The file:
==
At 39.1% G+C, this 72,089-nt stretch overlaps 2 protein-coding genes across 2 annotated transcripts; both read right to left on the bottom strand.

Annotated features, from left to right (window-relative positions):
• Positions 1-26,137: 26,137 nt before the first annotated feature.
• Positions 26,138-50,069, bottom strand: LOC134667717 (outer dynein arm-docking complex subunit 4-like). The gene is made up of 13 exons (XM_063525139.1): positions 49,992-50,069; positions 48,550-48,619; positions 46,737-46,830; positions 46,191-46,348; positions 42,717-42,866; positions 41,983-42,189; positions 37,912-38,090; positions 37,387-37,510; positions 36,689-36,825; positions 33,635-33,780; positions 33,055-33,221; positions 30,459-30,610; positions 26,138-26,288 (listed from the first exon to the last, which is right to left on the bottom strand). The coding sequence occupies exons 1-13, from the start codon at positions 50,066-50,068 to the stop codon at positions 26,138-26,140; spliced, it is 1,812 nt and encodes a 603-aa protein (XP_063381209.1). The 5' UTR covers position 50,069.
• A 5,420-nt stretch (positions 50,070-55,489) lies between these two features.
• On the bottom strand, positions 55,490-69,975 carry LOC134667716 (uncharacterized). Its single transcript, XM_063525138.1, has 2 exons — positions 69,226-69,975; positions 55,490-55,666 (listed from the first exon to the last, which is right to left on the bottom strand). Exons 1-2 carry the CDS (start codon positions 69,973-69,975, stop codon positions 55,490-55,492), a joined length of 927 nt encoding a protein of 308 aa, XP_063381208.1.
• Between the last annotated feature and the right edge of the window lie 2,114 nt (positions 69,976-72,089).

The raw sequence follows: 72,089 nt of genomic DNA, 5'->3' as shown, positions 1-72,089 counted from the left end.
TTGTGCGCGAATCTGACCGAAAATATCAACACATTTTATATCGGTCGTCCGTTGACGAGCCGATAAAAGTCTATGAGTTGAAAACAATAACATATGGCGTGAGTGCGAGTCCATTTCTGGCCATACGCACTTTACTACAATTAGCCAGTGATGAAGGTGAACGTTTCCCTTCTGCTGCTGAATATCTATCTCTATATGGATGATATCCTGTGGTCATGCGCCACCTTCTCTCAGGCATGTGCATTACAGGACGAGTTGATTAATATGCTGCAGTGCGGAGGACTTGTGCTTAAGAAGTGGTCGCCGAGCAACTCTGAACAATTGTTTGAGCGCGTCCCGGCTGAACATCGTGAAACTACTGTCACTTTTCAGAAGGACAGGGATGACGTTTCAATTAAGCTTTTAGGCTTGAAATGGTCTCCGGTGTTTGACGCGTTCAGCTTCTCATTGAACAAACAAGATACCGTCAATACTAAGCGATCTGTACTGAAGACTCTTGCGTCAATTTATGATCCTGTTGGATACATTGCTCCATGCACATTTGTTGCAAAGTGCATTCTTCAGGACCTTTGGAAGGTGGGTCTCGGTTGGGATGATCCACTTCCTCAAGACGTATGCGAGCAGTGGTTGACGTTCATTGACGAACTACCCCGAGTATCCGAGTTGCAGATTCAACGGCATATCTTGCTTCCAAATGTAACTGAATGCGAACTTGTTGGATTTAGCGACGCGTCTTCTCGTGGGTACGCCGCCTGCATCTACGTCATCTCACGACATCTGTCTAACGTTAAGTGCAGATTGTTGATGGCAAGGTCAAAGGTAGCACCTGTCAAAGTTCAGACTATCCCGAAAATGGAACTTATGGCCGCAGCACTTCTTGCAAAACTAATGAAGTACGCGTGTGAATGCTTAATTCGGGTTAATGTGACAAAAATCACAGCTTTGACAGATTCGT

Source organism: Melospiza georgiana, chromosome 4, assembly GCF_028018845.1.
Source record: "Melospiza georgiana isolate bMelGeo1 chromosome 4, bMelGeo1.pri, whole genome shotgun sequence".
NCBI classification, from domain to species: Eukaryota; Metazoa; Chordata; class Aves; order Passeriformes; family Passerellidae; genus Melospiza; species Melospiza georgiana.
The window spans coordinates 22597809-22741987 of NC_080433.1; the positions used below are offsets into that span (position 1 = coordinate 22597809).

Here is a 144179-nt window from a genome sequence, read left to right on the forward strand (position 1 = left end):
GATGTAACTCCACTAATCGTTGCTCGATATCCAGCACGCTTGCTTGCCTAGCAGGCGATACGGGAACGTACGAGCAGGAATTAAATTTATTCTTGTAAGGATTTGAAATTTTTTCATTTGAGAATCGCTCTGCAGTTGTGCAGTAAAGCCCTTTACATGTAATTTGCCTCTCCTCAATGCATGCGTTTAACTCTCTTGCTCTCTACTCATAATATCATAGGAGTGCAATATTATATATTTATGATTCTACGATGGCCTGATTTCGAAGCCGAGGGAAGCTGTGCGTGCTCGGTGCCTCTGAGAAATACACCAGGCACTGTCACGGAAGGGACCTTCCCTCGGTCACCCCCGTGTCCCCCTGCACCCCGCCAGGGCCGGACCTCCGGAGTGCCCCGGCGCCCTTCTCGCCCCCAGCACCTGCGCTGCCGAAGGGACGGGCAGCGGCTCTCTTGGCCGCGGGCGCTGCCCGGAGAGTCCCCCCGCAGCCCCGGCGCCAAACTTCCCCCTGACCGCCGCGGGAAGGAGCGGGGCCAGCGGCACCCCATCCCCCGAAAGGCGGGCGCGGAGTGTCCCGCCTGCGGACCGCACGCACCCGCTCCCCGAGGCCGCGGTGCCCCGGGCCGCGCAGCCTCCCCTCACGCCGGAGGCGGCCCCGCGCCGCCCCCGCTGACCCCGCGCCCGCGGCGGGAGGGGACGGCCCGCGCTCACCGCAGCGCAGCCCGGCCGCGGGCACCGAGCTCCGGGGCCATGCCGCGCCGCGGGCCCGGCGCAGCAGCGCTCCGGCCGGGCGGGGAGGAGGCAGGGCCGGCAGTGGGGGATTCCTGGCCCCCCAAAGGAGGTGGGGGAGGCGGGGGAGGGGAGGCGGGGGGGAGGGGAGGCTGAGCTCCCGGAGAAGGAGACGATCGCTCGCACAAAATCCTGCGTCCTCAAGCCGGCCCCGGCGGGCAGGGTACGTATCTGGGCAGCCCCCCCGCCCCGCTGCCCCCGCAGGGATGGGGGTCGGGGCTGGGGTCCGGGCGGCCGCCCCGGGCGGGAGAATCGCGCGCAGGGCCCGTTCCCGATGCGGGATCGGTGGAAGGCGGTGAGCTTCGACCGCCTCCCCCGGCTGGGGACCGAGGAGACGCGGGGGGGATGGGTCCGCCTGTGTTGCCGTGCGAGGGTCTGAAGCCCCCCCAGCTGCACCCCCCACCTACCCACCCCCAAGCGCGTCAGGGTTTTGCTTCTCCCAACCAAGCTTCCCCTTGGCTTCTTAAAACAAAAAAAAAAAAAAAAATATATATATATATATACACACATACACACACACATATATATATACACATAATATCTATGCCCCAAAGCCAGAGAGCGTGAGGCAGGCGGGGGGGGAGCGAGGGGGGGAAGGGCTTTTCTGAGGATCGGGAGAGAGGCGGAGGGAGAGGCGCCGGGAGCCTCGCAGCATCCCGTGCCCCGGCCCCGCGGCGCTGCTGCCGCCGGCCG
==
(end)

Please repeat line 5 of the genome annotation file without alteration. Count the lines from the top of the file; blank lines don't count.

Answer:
• A 5,420-nt stretch (positions 50,070-55,489) lies between these two features.